Salt Workers Will Consider the Tentative Agreement Seriously – Empower Yourself Now –
As workers at Windsor Salt prepare to assess the tentative agreement their bargaining committees and the company have reached, there are several things they will seriously consider before they vote. During their now longer than five-month strike, they have faced up to a global cartel which has shown its intent to undermine their union so that they can arbitrarily push the work force around in a manner they consider to be the most profitable. The company used its monopoly on salt extraction and processing in North America to continue filling orders while the Windsor workers were kept idle and put under pressure to give up their struggle.
For more than five months the workers stood their ground and upheld the dignity of labour — their own and that of all Canadian and Quebec workers who face nation-wrecking in the name of good jobs and a strong economy. Private security agents were used 24/7 to harass and intimidate the workers in an attempt to provoke incidents which the company then pathetically tried to blame on the workers to divide their ranks and to divide the workers from the community. Private investigators were hired by nobody knows who to intimidate workers at their homes, dangling a company $50,000 reward for information about an alleged incident that the company insinuated the union was responsible for. Despite all difficulties, the workers held the line and upheld their principles and rights.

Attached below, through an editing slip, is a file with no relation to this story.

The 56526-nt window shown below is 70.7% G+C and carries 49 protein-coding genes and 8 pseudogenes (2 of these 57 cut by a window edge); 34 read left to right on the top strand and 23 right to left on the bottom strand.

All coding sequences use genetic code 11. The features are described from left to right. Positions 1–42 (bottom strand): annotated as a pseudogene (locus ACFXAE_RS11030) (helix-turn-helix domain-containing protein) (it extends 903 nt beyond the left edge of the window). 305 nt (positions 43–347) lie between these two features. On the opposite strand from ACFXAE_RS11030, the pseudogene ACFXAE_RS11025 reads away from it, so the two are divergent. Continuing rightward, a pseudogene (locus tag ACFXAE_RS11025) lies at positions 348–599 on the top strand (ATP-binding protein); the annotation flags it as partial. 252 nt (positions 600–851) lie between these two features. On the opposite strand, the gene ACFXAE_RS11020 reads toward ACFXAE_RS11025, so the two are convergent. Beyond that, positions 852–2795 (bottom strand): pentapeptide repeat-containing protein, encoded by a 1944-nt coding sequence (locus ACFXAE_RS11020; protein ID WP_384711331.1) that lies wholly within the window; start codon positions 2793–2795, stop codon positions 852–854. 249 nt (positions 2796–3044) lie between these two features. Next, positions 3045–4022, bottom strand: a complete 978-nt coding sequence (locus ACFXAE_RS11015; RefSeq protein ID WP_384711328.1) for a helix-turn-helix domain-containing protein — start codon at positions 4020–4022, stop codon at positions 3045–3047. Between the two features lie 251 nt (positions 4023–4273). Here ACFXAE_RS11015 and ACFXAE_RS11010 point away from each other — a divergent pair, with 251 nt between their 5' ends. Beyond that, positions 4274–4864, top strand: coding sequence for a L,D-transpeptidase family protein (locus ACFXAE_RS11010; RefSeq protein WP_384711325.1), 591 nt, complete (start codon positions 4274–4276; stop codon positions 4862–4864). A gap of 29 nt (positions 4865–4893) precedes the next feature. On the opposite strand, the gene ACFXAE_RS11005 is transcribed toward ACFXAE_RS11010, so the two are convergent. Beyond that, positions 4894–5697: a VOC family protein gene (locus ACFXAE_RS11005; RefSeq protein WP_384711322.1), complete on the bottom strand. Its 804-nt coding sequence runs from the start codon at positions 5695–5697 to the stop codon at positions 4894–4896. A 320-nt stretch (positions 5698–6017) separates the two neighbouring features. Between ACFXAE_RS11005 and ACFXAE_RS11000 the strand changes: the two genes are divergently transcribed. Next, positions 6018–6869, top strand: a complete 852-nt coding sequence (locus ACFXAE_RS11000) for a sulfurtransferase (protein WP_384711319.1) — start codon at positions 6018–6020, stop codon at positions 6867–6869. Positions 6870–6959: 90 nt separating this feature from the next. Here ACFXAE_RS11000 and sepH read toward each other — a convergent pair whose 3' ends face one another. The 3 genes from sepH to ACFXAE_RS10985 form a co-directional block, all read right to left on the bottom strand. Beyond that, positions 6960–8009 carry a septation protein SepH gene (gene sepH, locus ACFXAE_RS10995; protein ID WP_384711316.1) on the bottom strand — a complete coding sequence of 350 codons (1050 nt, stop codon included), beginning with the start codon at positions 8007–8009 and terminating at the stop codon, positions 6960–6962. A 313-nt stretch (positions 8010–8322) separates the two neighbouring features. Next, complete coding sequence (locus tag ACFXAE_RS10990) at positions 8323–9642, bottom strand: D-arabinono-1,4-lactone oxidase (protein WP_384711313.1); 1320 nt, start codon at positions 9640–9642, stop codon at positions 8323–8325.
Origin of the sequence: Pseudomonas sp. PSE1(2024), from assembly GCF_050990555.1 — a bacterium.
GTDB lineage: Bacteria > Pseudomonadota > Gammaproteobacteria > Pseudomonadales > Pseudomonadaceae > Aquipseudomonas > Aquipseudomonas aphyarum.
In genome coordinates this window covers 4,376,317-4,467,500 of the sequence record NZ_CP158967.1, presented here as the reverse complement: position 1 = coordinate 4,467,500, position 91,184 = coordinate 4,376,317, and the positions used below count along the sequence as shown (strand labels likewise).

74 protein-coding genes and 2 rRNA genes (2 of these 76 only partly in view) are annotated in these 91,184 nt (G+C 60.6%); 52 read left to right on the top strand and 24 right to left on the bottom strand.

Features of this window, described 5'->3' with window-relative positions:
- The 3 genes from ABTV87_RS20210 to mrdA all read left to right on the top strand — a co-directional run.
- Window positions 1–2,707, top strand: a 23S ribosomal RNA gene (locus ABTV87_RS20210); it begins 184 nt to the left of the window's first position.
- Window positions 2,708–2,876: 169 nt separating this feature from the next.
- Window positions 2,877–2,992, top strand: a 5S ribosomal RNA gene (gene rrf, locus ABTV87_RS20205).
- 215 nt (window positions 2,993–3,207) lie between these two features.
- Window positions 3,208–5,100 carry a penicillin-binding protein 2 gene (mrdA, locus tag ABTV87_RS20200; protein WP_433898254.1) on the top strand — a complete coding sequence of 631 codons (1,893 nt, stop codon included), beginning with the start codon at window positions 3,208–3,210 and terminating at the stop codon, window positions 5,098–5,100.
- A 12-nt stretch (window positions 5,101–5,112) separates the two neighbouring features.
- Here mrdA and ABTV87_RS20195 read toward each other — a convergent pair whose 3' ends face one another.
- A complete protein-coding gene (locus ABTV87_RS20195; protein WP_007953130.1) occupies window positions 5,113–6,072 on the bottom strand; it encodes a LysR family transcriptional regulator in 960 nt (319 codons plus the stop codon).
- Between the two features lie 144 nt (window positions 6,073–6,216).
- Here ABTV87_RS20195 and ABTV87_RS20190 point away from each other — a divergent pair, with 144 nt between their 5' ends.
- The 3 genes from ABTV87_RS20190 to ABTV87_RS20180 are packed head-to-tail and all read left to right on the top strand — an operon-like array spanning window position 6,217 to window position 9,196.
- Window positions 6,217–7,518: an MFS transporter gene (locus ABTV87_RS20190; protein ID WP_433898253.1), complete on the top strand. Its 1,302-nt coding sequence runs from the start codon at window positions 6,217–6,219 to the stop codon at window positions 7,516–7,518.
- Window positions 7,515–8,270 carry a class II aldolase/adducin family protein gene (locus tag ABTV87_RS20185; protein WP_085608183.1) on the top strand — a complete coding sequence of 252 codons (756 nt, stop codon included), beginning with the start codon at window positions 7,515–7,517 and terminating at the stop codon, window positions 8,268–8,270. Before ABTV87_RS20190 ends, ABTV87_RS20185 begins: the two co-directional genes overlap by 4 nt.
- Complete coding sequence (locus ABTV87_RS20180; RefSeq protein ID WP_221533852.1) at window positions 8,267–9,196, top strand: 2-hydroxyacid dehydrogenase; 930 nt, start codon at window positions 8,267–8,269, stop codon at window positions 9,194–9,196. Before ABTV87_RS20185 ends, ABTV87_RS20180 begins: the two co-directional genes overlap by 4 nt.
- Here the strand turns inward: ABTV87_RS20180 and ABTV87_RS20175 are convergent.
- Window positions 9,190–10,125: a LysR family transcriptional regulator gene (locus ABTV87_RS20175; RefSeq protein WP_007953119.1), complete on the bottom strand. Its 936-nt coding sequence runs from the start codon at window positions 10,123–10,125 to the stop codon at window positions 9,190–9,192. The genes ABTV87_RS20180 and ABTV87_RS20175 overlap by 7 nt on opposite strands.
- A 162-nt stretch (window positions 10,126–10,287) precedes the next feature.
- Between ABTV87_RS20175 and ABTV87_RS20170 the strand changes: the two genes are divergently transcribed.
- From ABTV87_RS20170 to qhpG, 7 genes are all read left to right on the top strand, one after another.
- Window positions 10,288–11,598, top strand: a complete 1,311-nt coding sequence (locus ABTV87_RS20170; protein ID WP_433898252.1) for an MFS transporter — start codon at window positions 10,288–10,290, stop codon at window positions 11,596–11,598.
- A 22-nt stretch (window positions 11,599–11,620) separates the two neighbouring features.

The workers are clear that the company is not going to abandon its dirty tricks now that there is a tentative agreement, whether it passes or not. Their own experience and what they have learned from other workers who have dealt with Stone Canyon Industries Holdings Inc. make this very clear. The issue facing them now is to define for themselves where their security lies and how to strengthen their unity and organization as they discuss the tentative agreement and decide whether to accept or reject it.
The propaganda is that in a strike or mediation both sides walk away unsatisfied and that this is a natural outcome of a process in which two sides have to compromise, be flexible and be ready to “give and take.” This is said to be the way the labour relations regime balances competing interests and maintains labour peace. However, labour relations today are no longer premised on “good faith bargaining” that was once seen to provide a measure of fairness.